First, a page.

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The South African government regards climate change as one of the greatest threats to our planet and to our people. The South African government also believes that climate change, if un-mitigated, also has the potential to undo or undermine many of the positive advances made in meeting South Africa’s own development goals and the Millennium Development Goals.
During the National Climate Change Conference – 2005 , it was agreed that a participatory climate change policy development process was to be initiated following the conclusion of, among others, a detailed scenario building process to map out how South Africa can meet its United Nations Framework Convention on Climate Change (UNFCCC) Article 2 commitment to greenhouse gas stabilisation whilst ensuring its focus on poverty alleviation and job creation.
In line with these agreements, the Long-term Mitigation Scenario (LTMS) process was initiated in 2006 and was concluded in July 2008.
During his budget speech to parliament on 20 May 2008, the Minister of Environmental Affairs and Tourism announced a National Climate Summit and Science Conference for early 2009 and noted that this Summit would formally launch the policy process that would translate Cabinet’s climate change policy decisions and directives into fiscal, regulatory and legislative packages as well as sectoral implementation plans. The Minister also noted that the National Summit will involve the key government departments, industry, labour, NGO’s and others.
Following the July 2008 Cabinet Lekgotla, a policy development programme for the development of the National Climate Change Response Policy was announced along with government’s directions for the National Climate Change Response Policy.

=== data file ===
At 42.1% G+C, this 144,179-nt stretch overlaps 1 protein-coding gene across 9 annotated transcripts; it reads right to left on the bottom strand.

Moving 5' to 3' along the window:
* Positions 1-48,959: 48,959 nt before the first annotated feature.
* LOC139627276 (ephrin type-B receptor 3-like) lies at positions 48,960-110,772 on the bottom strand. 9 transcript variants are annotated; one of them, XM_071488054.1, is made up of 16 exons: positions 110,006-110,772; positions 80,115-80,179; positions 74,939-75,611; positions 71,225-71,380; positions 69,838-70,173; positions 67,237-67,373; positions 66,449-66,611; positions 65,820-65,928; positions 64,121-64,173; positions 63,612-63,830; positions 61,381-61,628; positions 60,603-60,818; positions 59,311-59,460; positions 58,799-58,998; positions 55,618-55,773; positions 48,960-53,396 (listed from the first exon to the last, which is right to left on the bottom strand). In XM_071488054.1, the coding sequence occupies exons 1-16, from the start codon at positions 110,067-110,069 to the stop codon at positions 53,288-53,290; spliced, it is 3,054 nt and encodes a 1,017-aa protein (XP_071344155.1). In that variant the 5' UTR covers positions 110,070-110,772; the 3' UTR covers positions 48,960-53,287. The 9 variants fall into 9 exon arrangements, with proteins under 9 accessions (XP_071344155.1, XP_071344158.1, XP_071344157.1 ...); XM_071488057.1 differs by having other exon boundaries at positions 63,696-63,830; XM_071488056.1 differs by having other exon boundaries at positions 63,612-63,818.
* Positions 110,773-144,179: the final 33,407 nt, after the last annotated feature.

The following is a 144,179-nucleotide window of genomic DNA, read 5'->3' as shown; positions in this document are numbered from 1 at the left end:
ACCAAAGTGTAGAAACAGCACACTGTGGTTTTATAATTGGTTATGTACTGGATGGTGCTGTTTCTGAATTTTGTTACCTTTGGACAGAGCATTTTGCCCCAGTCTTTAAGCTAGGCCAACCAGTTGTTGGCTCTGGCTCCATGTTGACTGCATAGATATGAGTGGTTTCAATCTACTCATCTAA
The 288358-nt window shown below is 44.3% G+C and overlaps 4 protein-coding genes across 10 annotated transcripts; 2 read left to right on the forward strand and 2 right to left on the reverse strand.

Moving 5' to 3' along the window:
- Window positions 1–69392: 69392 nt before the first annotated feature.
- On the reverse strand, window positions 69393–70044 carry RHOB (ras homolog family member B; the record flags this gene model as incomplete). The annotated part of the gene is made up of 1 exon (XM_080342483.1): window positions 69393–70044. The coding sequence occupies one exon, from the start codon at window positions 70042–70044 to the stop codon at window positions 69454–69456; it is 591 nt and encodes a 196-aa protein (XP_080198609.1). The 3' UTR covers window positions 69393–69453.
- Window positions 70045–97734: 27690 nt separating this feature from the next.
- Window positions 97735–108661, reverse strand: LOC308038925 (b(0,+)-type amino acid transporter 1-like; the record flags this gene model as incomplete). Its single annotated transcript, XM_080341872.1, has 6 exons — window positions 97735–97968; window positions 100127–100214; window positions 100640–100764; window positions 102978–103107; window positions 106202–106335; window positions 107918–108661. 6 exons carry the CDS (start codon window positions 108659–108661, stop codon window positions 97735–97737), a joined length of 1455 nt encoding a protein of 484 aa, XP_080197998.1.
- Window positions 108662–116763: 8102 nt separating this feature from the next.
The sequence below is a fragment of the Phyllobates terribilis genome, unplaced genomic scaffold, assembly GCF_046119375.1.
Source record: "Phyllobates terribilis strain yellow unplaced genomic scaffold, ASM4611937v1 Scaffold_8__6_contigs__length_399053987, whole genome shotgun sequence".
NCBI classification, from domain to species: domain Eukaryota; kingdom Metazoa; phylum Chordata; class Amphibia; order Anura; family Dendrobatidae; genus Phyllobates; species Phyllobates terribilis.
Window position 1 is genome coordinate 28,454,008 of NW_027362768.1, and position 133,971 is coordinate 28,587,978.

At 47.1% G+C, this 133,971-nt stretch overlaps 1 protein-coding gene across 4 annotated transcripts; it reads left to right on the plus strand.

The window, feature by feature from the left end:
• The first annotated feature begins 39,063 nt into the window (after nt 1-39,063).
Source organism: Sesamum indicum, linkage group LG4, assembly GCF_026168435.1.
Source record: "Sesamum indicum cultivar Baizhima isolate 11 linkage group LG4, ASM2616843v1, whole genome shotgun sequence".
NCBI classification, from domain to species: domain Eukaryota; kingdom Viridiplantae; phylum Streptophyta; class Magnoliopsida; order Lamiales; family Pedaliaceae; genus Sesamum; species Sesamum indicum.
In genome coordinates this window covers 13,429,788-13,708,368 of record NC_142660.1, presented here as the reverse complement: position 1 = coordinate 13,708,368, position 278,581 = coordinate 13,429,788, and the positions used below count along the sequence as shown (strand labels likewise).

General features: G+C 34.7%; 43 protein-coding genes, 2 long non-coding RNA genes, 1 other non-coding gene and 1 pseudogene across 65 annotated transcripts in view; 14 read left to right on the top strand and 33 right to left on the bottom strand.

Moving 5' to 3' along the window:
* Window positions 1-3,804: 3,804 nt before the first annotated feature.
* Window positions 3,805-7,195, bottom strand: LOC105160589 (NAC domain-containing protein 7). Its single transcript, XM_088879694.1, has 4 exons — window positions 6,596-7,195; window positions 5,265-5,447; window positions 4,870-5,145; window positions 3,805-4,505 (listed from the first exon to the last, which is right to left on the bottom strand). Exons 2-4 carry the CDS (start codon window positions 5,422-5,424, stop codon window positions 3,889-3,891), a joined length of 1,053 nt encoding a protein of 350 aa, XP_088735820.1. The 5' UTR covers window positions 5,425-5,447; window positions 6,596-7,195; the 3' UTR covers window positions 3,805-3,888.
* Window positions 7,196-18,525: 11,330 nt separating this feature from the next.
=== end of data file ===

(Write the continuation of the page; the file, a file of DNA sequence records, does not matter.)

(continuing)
With this background and in order to implement Cabinet’s decisions and directions, the Department of Environmental Affairs and Tourism and the Department of Science and Technology are hosting the Climate Change Summit 2009 from 3 to 6 March 2009 at the Gallagher Convention Centre in Midrand, Gauteng.
The purpose of the Climate Change Summit 2009 is to:
- Provide all key climate change response stakeholders with an update on the most recent climate change research and other current South African initiatives and interventions; and
- Provide a platform for all key climate change response stakeholders to discuss and agree the framework for a National Climate Change Response Policy that includes, among others, fiscal, regulatory and legislative packages as well as sectoral implementation plans.
By the end of the summit –
- All key climate change response stakeholders have a common understanding of the most recent climate change research and other South African climate change response initiatives and interventions;
- A detailed policy framework (comprehensive annotated table of contents) is broadly supported;
- The roles and responsibilities of sector departments in respect to the development of the sector policy components is agreed;
- All policy development timelines and milestones are agreed;
- The implications and intentions of all policy directions are understood.
As participation in the Climate Change Summit 2009 proper is limited to 600 climate change response stakeholders, unfortunately, the participation of mandated representatives of government bodies, organised labour (e.g. trade unions), business and industry associations, public interest groups (e.g. NGOs and CBOs) and academia will be prioritised.
However, attempts are being made to allow all interested people to actively participate in this event through the use of cutting-edge information and communication technology. Developments in this regard will be published on this website as soon as this information is available.